What have been some of the most important lessons you have learned because of this pandemic?
The biggest one is that you can never just sit back and hope people don’t notice your policies. Eventually, you are going to have to make a decision about current events and where you stand, so it is best to immediately consult your core values and make a decision before you’re put in a high-stress situation. I had way too many friends who tried to just ride out the wave of chaos over COVID restrictions and they suffered a lot of backlash for it. Knowing what you stand for and making policies before you ever get into a situation is the best way to have a solid response to chaos.
This one is not so much one that I learned because of the pandemic, but one that was strongly reinforced to me because of it: prepare for the worst, expect the best. If you pay attention to the goings-on in the world and always prepare yourself in case it happens to you, you’ll rarely be taken by surprise and you’ll likely be able to discover opportunities for growth like I was.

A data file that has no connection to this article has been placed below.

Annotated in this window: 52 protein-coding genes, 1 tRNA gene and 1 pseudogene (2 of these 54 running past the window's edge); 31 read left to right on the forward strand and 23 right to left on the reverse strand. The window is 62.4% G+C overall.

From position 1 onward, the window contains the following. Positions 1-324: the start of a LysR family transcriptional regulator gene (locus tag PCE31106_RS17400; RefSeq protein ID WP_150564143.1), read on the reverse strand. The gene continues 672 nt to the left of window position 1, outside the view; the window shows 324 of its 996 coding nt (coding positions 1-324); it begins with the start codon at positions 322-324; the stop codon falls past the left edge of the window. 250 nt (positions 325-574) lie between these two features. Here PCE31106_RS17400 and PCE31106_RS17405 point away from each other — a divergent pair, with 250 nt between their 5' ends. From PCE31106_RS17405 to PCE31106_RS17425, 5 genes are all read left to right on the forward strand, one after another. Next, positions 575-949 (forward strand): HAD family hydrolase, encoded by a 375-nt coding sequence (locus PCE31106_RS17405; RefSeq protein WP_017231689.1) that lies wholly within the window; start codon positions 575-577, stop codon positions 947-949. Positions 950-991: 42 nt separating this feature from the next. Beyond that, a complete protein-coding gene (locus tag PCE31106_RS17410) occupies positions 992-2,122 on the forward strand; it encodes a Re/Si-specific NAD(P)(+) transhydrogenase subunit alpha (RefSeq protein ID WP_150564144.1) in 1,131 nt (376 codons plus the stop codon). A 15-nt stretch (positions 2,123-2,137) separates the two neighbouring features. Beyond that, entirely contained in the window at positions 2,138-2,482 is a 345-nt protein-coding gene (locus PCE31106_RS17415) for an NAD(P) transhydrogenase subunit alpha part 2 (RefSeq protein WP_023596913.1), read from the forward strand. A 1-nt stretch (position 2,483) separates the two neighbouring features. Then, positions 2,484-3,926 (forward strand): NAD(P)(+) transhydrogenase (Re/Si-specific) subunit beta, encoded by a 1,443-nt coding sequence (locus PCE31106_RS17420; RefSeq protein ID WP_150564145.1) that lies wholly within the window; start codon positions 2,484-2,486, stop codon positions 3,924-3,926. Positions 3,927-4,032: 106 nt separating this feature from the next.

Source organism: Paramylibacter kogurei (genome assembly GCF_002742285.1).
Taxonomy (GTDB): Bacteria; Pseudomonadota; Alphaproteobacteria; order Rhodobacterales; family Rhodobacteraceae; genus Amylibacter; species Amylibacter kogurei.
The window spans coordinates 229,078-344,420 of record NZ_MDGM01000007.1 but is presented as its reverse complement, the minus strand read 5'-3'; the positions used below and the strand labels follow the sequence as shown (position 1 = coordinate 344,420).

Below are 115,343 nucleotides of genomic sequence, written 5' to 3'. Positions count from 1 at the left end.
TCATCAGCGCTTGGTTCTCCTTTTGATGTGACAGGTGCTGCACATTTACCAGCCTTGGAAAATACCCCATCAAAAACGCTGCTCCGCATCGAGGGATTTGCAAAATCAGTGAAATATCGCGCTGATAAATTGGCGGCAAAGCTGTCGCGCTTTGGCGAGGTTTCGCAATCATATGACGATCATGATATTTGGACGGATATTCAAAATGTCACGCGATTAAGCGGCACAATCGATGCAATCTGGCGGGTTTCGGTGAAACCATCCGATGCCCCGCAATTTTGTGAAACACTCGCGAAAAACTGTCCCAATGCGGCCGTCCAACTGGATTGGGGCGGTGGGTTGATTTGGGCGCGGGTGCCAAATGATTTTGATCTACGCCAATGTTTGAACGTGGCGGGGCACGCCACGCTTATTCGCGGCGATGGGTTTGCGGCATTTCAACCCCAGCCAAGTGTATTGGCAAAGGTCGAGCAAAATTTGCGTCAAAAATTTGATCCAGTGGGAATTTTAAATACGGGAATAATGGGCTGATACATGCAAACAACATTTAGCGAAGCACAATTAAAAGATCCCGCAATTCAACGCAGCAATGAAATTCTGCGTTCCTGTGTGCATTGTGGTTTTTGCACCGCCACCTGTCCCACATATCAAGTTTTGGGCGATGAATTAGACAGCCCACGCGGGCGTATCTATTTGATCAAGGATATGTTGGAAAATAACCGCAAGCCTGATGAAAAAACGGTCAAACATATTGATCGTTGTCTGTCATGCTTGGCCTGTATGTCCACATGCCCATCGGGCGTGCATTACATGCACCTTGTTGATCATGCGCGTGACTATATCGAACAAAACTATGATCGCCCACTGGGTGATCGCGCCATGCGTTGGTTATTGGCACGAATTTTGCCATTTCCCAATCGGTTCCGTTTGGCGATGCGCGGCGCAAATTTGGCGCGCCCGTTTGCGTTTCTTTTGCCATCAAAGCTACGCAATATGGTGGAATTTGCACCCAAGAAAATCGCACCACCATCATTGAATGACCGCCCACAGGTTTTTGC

What do you hope to see happen in the near future for small businesses all over the world?
I would love to see self-awareness rise in small businesses all over the world. Too many small businesses have an idea in their head of what their business should look like, but it doesn’t match reality and they make poor decisions based on it. Then they end up in a worse place than before. I think if small businesses were all to become far more self-aware, we would see greater growth in small business success. This would be my ideal for the world of small business owners: that all of us find the quickest and most sustainable path to growth through self-awareness.
What advice would you give to a newbie Entrepreneur setting up a new business in this pandemic?
Don’t let the pandemic intimidate you. There are so many opportunities for growth if you will just look for them. Your natural instinct is going to be to shy away from the tough decision that growing a business in a pandemic brings, which is normal: we tend to flee what we fear, and tough decisions are scary. But push through the fear and be courageous, you will find there are so many opportunities in places you never imagined if you just act in spite of your fear.